- FUN FEATURES
When the armies of America and Great Britain met on the battlefield during the American Revolution, they did so to the sound of music.
Each opposing force would march up with the sounds of a fife and drum corps playing in the background. Then, the hostilities would begin.
Fife and drum corps continued to be used into the American Civil War but, as time passed, their place within the military was diminished and the extinguished. But, the historic music found a home in civilian quarters, as patriotic Americans began to utilize the corps for celebrations and parades beginning in 1876, the Centennial Anniversary of the nation’s break with Great Britain.
That tradition continues strong to this day.
One would be hard pressed to find a Fourth of July event that didn't include a fife and drum corps. Those lining the streets in small towns all across the nation, waiting patiently for a celebratory parade to begin, assuredly expect to see the historic musical ensembles marching down “Main Street” to tunes heard during Paul Revere's time.
Cheshire is no different and, this Saturday, those who love fife and drum will be able to get their fix as a “muster” of regional and international groups will meet at Bartlem park to perform.
“Back in 2008, we were looking to do an anniversary event and we decided to do it in Cheshire,” said Brendon Mason, a native of Cheshire and a member of the Senior Ancient Drum Corps. “We had such a good experience that we decided we wanted to have this event in the same location.”
Mason, who plays the snare drum, stated that the event will feature 12 groups from the New England and tri-state area, and will also include a group from Switzerland. Each band will play a variety of musical selections that range from traditional patriotic tunes most commonly associated with fife and drum groups to more modern songs.
Fife and drum are ancient instruments that can date their origins back to pre-written history. The formation of fife and drum groups actually began in Switzerland and then spread throughout Europe centuries before America fought for its independence.
The main reason for the event at Bartlem, Mason stated, will be to say “goodbye” to the Switzerland-based group that has come to perform in America over the last few weeks. The Cheshire performance will be their final one before returning home.
“This is really their send off,” said Mason. “We wanted to have this event before they went home.”
Mason has been to Switzerland several times himself, and spoke of how the Swiss and the American fife and drum players have a mutual respect for one another. The styles of play are different, as the Swiss groups do not use bass drum nor regular fifes, but rather piccolos. The two sides commonly trade ideas and learn how to perform the other's tunes.
Also, Mason acknowledged that the seriousness with which fife and drum is taken in Switzerland far exceeds anything in America. Fife and drum corps in the U.S. are, Mason admits, a novelty that usually sparks interest only around the Fourth of July, whereas in Switzerland it evokes a national interest.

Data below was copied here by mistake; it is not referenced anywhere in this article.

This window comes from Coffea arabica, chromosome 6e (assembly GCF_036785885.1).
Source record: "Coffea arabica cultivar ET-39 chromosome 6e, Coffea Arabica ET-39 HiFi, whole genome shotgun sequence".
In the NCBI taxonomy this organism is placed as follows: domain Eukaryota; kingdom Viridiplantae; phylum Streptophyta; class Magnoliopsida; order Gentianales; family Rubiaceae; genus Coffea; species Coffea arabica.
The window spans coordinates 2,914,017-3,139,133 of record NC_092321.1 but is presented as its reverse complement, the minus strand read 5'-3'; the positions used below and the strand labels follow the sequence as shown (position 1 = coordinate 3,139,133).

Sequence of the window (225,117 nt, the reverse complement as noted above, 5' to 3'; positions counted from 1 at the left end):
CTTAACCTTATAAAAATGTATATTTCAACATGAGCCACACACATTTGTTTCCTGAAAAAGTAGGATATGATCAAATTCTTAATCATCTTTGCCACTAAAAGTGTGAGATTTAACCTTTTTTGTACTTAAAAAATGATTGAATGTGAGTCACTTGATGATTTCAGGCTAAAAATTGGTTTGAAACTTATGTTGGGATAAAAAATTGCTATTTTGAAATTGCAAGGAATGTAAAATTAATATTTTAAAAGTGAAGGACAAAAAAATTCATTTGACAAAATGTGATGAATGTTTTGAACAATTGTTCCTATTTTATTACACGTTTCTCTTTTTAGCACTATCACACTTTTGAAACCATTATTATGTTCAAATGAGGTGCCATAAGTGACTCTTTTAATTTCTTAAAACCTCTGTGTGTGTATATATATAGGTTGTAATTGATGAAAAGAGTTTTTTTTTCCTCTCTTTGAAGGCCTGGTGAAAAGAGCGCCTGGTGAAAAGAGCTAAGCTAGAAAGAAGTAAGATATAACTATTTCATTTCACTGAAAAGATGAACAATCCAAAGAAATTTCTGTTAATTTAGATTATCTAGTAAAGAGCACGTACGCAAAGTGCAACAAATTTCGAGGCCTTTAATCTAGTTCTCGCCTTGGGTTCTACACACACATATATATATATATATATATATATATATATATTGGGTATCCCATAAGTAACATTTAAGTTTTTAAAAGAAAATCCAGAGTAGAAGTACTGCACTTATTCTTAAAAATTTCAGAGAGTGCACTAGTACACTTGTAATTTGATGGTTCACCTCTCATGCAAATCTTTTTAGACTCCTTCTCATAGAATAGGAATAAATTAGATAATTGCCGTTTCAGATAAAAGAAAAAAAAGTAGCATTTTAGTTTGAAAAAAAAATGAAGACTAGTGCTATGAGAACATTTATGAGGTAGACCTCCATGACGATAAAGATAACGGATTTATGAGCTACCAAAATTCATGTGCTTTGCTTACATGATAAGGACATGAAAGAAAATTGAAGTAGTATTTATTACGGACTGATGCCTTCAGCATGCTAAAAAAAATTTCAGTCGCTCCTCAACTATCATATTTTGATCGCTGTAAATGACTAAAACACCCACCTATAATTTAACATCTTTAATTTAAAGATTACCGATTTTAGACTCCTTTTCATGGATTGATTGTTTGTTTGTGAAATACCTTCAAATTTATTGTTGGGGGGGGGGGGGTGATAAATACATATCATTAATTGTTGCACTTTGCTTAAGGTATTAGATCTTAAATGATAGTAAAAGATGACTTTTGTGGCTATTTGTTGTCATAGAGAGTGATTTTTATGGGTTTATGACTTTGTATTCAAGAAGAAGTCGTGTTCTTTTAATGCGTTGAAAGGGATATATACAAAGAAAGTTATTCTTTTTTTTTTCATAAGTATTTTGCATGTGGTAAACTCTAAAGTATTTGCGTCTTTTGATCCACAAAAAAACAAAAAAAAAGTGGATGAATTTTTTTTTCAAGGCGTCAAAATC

“I don't want to say that (fife and drum players) are rock stars, but there, they really appreciate the music,” said Mason. “Their festivals are a really big deal.”
Mason understands that mentality. His love of fife and drum was cemented at an early age. Virtually his entire family played in fife and drum, or was connected to it in some capacity, so it was no great shock that Mason would become entrenched in that world as well.
“Our fife and drum community is very large, and it is very odd,” said Mason, with a laugh. “This time of year, people bring in fife and drums from all over. There are always parades or festivals, and everyone wants fife and drum.”
A younger generation is also catching on, Mason insisted. A member of the Connecticut Patriots, Mason serves as an instructor at the Junior Fife and Drum Camp held in the state each year. While the music might still be viewed as a novelty, more and more families are getting their kids involved. That's because, according to Mason, it is an easy and cheap activity in which they can participate.
“It's a very economical thing to do,” said Mason. “You can go to camp, learn the music, and take advantage of this great opportunity for a lot less than other activities.”
On Saturday, however, Mason and his fellow fife and drum enthusiasts will have one thing on their mind: making sure those who come out enjoy a good show.
“There is going to be a lot of variety and everyone is going to have their own unique style,” Mason stated. “Hopefully, people will come out and experience music that is really embedded in our culture.”
The Fife and Drum Muster is scheduled to take place at Bartlem park between 1 and 5 p.m. this Saturday, July 23. Food will be provided by the Cheshire High School Marching Ram Band Parents Association. In case of inclement weather, the event will be moved to the Cheshire Youth and Social Services building at 84 South Main St.